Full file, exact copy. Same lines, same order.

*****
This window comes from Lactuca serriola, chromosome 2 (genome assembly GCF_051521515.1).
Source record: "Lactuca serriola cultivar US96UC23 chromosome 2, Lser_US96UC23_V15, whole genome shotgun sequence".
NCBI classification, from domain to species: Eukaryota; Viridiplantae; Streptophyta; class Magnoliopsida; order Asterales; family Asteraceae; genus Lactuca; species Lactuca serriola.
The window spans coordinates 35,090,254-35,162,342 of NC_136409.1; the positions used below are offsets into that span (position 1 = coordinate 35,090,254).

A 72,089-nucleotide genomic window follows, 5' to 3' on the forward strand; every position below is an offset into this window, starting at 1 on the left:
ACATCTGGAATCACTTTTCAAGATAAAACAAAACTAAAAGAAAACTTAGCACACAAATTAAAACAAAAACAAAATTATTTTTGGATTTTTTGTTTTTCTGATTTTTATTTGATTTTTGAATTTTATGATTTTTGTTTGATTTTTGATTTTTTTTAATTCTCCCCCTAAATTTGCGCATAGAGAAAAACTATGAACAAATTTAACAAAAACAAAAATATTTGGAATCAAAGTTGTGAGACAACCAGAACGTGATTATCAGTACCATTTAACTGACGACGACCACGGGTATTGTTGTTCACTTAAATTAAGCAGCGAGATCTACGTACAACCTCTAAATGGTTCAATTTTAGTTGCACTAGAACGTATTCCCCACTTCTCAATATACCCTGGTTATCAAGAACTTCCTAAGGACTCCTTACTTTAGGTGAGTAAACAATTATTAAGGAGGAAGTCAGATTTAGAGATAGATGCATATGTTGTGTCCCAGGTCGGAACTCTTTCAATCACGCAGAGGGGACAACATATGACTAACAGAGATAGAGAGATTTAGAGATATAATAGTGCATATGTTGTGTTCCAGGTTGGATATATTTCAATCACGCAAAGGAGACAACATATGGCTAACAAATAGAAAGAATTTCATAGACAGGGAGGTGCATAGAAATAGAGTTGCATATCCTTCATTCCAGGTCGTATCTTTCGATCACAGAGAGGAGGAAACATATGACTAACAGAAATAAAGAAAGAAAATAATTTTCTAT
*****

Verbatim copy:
This window comes from Lactuca serriola, chromosome 2 (genome assembly GCF_051521515.1).
Source record: "Lactuca serriola cultivar US96UC23 chromosome 2, Lser_US96UC23_V15, whole genome shotgun sequence".
NCBI classification, from domain to species: Eukaryota; Viridiplantae; Streptophyta; class Magnoliopsida; order Asterales; family Asteraceae; genus Lactuca; species Lactuca serriola.
The window spans coordinates 35,090,254-35,162,342 of NC_136409.1; the positions used below are offsets into that span (position 1 = coordinate 35,090,254).

A 72,089-nucleotide genomic window follows, 5' to 3' on the forward strand; every position below is an offset into this window, starting at 1 on the left:
ACATCTGGAATCACTTTTCAAGATAAAACAAAACTAAAAGAAAACTTAGCACACAAATTAAAACAAAAACAAAATTATTTTTGGATTTTTTGTTTTTCTGATTTTTATTTGATTTTTGAATTTTATGATTTTTGTTTGATTTTTGATTTTTTTTAATTCTCCCCCTAAATTTGCGCATAGAGAAAAACTATGAACAAATTTAACAAAAACAAAAATATTTGGAATCAAAGTTGTGAGACAACCAGAACGTGATTATCAGTACCATTTAACTGACGACGACCACGGGTATTGTTGTTCACTTAAATTAAGCAGCGAGATCTACGTACAACCTCTAAATGGTTCAATTTTAGTTGCACTAGAACGTATTCCCCACTTCTCAATATACCCTGGTTATCAAGAACTTCCTAAGGACTCCTTACTTTAGGTGAGTAAACAATTATTAAGGAGGAAGTCAGATTTAGAGATAGATGCATATGTTGTGTCCCAGGTCGGAACTCTTTCAATCACGCAGAGGGGACAACATATGACTAACAGAGATAGAGAGATTTAGAGATATAATAGTGCATATGTTGTGTTCCAGGTTGGATATATTTCAATCACGCAAAGGAGACAACATATGGCTAACAAATAGAAAGAATTTCATAGACAGGGAGGTGCATAGAAATAGAGTTGCATATCCTTCATTCCAGGTCGTATCTTTCGATCACAGAGAGGAGGAAACATATGACTAACAGAAATAAAGAAAGAAAATAATTTTCTAT